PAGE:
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Pride Month 2021

LGBTQ+ employment rights in the workplace


In support of Pride Month 2021, Barry Ross demonstrates LGBT+ employment issues still pervading the workplace in the UK and the laws protecting them.

10th Jun 2021
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Stonewall and LGBTQ+ rights have recently been in the news for all the wrong reasons when an independent report commissioned by The University of Essex found that Stonewall gave incorrect and potentially illegal advice on transgender issues.

The Equality and Human Rights Commission (“EHRC”) also told Stonewall it would be leaving its Diversity Champions Scheme, though this followed an open letter from Stonewall and other LGBTQ+ groups criticising the EHRC. 

It is hard to conceive that as recently as 1967, being gay in the UK was a crime and that same-sex marriage only became legal in England and Wales in 2014. The first UK legislation introduced to protect against discrimination because of sexual orientation was only introduced in 2003 – less than twenty years ago. 

Today, sexual orientation and gender reassignment are two of the protected characteristics which are protected under the Equality Act 2010 legislation, which (amongst other things) helps to try and ensure equal treatment in the workplace for everyone, irrespective of their sexual orientation. 

How far has LGBT+ employment treatment come?

It is clear that while we have come a long way, there is still a long way to go to truly ensure equal treatment for all. For example, a 2018 survey found that one in three employers polled would be less likely to hire a transgender person. A recent enquiry has requested a new survey as things are no better now than in 2021. 

This feeling is supported by the survey undertaken by CIPD in February 2021 which found that 40% of LGBTQ+ workers and 55% of trans workers are more likely to experience conflict and harassment than their heterosexual and cisgender colleagues. 

A search of Employment Tribunal decisions website shows 375 decisions relating to discrimination because of sexual orientation and 201 decisions relating to discrimination because of gender reassignment in one year alone between 1 June 2020 – 1 June 2021.

One of the issues found when conducting the survey was that almost a quarter of employers polled did not know that there were laws protecting transgender workers and over three-quarters of employers polled were wrong when asked which transgender characteristics are protected against discrimination. 

With that in mind, it is worth reminding accounting businesses about some of the types of discrimination LGBTQ+ people are protected against under the Equality Act 2010 within any business, including those of their clients.

Direct Discrimination

It is discriminatory to treat someone less favourably because of their sexual orientation or gender reassignment. This can occur in any number of circumstances, but one example might be specifically promoting a heterosexual employee ahead of another employee because they are LGBTQ+.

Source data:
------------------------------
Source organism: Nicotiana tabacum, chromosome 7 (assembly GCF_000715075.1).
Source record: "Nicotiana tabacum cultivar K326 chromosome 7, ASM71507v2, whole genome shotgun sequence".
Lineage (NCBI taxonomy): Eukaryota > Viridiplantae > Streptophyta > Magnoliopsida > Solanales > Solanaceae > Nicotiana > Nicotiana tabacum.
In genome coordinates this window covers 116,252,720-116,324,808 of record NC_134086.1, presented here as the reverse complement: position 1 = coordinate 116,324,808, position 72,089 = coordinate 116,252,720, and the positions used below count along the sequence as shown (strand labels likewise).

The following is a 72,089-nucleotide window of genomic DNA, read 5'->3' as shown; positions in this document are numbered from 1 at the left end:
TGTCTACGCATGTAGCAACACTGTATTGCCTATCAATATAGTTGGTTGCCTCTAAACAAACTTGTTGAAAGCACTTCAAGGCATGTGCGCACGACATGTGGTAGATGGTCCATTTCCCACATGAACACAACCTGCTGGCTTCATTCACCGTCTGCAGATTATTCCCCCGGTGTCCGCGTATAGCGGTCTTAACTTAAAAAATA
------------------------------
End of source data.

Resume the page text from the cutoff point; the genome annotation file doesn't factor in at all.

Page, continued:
This occurs when someone engages in conduct that violates someone’s dignity or creates an intimidating, hostile, degrading, humiliating or offensive environment because of someone’s sexual orientation or gender reassignment. Examples of this might include bullying or name-calling, both frequently arise in the workplace in the thinly veiled guise of “banter”. It is important to remember that it is not necessary for the individual in question to actually possess the protected characteristic for them to be harassed as per English v. Thomas Sanderson Blinds ltd [2009] IRLR 206.


This occurs where someone treats a person detrimentally because they have “done a protected act” or someone “believes that they have done or may do a protected act”. “Doing a protected act” has a set formula, but commonly this will be bringing claims under, or raising allegations of breaching, the Equality Act 2010. For example, an LGBTQ+ member of staff complains about being discriminated against because of their sexual orientation, then their manager takes revenge by subjecting them to disciplinary proceedings, or an employee might leave their employment and bring a claim for direct discrimination only to then receive a negative reference from the previous employer. 

It is important to ensure that measures that you take as accounting businesses for yourself and your clients to avoid discrimination towards LGBTQ+ staff are set out clearly in your policies and documents. 

However, remember that simply paying lip service to this is not enough and you need to ensure both regular training and actively promoting equality in the workplace takes place. 

Equality should not just be an ideal to strive towards in the future, we should already be there today, and Pride Month is a useful reminder of this yardstick


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